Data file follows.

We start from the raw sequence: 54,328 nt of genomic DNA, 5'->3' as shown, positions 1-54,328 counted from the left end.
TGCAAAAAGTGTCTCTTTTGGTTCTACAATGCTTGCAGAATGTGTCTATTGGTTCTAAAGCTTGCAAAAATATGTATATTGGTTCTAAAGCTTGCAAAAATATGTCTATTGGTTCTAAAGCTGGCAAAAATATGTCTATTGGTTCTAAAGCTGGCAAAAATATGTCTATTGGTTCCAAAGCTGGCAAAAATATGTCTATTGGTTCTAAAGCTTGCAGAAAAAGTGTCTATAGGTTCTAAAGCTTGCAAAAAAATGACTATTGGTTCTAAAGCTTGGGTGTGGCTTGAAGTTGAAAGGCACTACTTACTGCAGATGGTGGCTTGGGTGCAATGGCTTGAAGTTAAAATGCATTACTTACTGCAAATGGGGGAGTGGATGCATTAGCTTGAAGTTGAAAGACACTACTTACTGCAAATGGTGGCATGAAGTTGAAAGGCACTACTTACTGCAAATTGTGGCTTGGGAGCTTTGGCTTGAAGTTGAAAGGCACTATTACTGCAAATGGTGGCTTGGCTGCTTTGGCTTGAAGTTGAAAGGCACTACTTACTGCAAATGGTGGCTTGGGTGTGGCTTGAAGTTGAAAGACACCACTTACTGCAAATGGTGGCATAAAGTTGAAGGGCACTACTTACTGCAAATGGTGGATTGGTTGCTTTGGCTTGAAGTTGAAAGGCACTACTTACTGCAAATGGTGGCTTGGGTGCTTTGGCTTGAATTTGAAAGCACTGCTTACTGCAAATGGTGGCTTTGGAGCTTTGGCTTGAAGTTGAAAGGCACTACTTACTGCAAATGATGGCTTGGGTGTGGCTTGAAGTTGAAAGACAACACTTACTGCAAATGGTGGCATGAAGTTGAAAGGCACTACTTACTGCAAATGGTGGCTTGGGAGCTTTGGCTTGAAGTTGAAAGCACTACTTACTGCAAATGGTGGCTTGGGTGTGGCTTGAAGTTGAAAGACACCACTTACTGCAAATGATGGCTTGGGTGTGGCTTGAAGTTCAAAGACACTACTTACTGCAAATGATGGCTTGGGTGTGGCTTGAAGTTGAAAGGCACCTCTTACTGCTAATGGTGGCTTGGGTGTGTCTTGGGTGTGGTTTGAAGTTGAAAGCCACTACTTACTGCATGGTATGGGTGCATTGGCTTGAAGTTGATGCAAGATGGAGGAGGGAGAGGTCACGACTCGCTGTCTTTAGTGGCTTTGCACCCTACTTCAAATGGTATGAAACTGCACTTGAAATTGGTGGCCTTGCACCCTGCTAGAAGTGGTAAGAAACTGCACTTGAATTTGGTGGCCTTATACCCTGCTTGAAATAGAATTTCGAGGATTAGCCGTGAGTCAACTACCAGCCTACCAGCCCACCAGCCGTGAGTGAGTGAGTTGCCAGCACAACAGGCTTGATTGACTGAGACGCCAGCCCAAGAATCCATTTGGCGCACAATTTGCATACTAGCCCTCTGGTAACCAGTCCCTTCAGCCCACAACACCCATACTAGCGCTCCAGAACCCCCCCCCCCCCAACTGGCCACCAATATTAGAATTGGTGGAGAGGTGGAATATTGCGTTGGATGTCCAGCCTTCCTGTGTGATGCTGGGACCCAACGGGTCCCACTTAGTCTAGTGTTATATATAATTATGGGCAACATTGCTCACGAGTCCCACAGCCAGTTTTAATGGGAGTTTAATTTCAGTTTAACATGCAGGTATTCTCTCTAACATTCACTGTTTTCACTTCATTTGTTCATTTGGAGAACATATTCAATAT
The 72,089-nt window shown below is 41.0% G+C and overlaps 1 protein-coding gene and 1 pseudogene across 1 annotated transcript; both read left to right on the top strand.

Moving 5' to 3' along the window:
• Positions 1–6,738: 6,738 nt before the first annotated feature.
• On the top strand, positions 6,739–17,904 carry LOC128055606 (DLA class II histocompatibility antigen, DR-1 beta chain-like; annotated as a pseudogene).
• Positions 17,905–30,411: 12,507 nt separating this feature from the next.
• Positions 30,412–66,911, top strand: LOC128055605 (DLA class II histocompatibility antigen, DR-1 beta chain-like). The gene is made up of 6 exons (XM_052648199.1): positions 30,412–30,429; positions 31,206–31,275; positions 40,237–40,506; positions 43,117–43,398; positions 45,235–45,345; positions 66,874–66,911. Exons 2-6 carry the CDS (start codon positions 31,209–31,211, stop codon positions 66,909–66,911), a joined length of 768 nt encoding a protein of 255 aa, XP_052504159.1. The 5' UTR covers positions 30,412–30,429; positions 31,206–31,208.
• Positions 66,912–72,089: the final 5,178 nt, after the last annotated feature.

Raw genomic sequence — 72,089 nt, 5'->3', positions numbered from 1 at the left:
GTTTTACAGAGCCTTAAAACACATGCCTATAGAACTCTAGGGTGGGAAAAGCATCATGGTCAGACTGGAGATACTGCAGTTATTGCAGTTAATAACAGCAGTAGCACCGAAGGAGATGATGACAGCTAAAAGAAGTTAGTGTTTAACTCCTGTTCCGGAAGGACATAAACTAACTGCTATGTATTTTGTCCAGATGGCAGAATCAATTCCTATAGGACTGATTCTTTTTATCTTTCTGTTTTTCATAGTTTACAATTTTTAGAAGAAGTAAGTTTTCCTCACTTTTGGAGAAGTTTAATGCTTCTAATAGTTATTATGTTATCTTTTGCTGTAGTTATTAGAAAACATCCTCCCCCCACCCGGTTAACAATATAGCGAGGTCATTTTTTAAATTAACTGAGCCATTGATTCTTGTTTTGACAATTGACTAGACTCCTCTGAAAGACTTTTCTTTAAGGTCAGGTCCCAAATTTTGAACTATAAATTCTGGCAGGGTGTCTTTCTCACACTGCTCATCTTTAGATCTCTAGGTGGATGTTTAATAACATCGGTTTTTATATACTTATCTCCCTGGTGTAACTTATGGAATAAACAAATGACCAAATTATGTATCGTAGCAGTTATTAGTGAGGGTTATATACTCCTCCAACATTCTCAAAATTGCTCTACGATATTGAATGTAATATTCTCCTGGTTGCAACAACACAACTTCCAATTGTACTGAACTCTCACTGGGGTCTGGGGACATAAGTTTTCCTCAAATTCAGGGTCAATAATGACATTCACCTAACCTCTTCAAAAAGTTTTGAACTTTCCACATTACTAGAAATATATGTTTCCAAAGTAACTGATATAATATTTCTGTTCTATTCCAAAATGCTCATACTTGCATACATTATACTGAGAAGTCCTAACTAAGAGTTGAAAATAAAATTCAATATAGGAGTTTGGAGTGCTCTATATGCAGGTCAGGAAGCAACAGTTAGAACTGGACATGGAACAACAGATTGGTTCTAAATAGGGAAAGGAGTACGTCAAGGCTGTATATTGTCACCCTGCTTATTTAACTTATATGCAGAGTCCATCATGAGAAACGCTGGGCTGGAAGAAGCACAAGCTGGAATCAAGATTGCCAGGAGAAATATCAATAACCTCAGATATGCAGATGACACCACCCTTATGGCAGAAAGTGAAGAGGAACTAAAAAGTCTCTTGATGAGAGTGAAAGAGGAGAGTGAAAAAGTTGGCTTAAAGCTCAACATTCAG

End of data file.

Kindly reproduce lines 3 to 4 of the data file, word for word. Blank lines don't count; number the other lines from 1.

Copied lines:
The 72,089-nt window shown below is 41.0% G+C and overlaps 1 protein-coding gene and 1 pseudogene across 1 annotated transcript; both read left to right on the top strand.

Moving 5' to 3' along the window: